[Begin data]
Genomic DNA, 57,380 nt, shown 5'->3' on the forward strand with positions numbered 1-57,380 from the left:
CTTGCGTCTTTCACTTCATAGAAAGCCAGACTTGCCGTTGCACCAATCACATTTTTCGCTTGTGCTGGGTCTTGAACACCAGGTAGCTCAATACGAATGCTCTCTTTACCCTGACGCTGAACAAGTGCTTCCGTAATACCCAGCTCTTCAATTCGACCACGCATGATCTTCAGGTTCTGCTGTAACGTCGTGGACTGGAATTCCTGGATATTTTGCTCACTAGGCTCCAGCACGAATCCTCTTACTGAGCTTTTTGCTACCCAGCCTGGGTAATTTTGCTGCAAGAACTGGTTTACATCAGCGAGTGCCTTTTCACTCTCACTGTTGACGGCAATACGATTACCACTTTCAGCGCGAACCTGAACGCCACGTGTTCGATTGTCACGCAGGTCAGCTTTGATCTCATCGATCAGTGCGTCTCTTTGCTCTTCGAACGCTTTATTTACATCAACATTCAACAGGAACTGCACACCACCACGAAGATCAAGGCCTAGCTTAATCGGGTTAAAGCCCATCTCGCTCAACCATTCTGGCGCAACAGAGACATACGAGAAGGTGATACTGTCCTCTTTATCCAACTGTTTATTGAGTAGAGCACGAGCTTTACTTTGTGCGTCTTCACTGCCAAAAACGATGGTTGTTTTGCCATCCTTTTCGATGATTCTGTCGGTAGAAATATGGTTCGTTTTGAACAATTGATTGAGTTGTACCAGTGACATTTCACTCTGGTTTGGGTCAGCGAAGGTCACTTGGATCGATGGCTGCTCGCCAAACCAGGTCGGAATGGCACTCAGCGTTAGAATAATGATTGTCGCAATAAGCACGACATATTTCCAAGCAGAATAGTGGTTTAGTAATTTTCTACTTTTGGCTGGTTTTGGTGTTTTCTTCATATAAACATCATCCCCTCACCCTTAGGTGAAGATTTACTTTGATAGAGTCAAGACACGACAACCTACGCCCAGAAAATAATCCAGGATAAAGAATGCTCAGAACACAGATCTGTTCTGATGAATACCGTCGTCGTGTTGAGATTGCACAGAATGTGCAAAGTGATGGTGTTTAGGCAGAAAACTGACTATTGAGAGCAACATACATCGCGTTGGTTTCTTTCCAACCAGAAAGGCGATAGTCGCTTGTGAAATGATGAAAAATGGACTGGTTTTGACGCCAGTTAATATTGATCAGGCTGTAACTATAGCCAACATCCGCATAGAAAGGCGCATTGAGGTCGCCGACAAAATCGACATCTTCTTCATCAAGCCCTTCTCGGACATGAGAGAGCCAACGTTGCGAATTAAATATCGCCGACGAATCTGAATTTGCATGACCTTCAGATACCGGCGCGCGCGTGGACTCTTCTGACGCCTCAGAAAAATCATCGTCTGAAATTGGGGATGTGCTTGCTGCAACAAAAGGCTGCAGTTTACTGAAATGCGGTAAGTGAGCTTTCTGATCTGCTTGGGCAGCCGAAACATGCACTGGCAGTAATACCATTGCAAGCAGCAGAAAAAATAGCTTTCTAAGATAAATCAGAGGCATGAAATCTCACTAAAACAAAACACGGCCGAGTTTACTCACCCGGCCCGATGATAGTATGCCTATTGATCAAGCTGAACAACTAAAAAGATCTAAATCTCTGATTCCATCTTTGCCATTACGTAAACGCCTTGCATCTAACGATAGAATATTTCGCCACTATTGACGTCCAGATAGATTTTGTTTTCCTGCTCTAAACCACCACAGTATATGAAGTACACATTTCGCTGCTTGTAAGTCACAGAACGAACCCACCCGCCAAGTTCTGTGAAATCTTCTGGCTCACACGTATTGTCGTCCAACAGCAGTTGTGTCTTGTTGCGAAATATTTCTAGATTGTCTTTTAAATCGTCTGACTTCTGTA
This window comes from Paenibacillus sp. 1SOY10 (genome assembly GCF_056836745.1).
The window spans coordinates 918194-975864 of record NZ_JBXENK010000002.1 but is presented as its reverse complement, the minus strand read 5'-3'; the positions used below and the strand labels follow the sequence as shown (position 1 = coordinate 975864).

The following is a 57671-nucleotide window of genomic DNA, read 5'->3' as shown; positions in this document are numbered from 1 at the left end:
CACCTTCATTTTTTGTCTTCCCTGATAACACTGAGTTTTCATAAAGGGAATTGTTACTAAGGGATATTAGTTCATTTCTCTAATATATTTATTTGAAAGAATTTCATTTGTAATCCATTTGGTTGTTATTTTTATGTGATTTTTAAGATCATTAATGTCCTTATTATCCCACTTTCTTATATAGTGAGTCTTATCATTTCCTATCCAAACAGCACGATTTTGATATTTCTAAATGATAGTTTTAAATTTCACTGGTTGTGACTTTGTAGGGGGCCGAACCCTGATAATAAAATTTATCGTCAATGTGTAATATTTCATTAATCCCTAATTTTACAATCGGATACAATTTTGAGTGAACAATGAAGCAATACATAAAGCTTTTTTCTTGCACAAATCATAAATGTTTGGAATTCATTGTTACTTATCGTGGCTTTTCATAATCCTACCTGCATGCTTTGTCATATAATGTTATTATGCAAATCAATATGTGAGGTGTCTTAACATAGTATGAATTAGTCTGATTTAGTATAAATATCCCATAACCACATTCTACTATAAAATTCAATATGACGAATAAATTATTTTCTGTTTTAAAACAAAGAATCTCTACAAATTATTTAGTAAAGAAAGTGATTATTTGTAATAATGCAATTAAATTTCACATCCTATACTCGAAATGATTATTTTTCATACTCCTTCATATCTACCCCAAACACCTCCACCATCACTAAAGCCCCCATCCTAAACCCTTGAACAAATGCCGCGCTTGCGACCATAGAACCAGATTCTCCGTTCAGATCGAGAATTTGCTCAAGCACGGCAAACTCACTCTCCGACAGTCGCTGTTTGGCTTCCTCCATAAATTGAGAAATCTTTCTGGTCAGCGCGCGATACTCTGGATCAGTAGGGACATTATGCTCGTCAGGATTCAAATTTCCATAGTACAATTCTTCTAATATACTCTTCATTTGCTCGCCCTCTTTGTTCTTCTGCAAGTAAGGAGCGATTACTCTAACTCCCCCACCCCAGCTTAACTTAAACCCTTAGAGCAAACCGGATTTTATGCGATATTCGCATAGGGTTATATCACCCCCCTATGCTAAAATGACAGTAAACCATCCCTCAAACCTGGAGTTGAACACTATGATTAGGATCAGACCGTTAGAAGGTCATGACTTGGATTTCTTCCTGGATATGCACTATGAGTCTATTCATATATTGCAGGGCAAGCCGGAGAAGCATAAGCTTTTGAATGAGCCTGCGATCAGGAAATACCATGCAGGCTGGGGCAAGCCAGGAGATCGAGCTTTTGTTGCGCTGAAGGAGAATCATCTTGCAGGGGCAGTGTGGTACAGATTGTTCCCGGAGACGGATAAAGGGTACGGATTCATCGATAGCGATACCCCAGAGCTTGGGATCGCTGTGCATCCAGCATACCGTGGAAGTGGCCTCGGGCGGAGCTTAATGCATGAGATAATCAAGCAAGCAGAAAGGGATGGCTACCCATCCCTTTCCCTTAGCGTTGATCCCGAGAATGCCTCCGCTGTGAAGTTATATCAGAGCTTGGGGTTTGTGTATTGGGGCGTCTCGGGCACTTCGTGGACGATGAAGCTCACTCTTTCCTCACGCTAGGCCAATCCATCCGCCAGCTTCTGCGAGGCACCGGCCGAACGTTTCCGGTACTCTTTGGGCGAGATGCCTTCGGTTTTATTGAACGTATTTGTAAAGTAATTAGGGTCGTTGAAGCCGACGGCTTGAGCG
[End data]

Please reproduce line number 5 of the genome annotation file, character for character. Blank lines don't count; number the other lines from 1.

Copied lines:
The following is a 57671-nucleotide window of genomic DNA, read 5'->3' as shown; positions in this document are numbered from 1 at the left end: